Master of Science (M.Sc.)
In this paper, we examine whether relational mobility and historical pathogen prevalence on a country level relates to an individual’s willingness or ability to restrict movement in response to the onset of the COVID-19 pandemic, both together an individually. We use data on geographic mobility compiled from geolocation data on mobile phones to examine aggregate changes in geographic mobility at the country-level at the onset of the COVID-19 pandemic, compared with a pre-pandemic baseline. We find that countries high in relational mobility showed a greater decrease in geographic mobility than countries low in relational mobility following the onset of the COVID-19 pandemic and stay-at-home orders. We also find that low pathogen prevalence at the country level was associated with increased case growth as well as decreased geographic mobility in response to the onset of the pandemic. These effects can be shown to work in tandem, with nations both high in relational mobility and low in pathogen prevalence being particularly able to reduce geographic mobility in response to pandemic conditions. These results suggest that increased flexibility in social relationships in high relational mobility nations may have enabled individuals to decrease geographic mobility in response to worsening pandemic conditions. This relational flexibility may be particularly important in environments low in pathogen prevalence when responding to pandemic viruses.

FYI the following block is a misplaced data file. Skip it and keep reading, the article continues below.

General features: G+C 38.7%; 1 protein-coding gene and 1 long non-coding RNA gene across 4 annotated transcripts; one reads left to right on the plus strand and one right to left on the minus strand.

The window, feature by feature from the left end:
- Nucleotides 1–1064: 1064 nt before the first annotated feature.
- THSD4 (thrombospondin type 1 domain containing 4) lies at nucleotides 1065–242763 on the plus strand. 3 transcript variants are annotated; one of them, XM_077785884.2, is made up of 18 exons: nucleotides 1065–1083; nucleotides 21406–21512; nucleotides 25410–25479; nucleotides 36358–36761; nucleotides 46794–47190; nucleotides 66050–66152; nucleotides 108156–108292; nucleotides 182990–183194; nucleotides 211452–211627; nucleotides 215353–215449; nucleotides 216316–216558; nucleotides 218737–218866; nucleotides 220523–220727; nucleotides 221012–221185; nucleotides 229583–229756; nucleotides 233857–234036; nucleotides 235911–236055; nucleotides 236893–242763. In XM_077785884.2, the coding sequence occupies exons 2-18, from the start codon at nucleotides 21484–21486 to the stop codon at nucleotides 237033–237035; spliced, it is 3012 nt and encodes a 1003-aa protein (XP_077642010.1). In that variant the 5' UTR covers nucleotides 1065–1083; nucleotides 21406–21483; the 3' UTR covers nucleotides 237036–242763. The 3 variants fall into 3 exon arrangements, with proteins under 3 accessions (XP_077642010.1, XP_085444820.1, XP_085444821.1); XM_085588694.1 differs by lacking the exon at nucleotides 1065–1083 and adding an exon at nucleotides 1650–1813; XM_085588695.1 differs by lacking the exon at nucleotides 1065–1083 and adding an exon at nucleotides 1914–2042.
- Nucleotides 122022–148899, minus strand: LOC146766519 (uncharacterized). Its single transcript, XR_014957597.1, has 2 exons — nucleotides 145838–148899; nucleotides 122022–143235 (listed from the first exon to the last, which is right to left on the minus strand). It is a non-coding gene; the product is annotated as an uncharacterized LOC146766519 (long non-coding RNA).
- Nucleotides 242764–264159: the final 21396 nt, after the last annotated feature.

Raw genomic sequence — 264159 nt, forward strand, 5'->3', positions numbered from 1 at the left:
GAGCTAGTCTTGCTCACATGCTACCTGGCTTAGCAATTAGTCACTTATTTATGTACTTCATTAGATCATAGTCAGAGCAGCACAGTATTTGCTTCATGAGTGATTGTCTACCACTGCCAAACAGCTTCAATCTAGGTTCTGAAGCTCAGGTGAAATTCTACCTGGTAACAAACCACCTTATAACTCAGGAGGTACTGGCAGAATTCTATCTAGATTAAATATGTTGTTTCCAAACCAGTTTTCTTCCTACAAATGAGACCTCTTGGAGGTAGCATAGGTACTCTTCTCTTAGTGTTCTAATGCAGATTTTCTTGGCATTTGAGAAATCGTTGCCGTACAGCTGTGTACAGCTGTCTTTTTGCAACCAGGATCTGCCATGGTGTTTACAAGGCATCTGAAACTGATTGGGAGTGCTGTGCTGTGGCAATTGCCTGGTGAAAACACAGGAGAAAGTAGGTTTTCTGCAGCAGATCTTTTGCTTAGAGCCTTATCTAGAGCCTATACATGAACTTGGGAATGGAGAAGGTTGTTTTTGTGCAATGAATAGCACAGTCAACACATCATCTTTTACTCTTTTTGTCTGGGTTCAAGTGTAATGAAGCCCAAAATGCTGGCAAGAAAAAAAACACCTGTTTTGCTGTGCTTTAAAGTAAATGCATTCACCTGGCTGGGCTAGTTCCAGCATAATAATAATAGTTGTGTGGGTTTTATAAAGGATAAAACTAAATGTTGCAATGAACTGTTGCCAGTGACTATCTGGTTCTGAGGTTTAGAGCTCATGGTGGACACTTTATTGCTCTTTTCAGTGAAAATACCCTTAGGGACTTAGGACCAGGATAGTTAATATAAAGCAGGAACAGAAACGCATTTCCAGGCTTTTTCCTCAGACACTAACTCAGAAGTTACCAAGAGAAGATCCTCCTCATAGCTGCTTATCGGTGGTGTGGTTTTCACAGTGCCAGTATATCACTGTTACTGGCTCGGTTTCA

© The Author
Freeman, Jason Dillon, "Keep Your Distance! Modeling The Relationship Between Social Ecology And Changes In Geographic Mobility During The Covid-19 Pandemic" (2021). Dissertations, Theses, and Masters Projects. William & Mary. Paper 1638386853.
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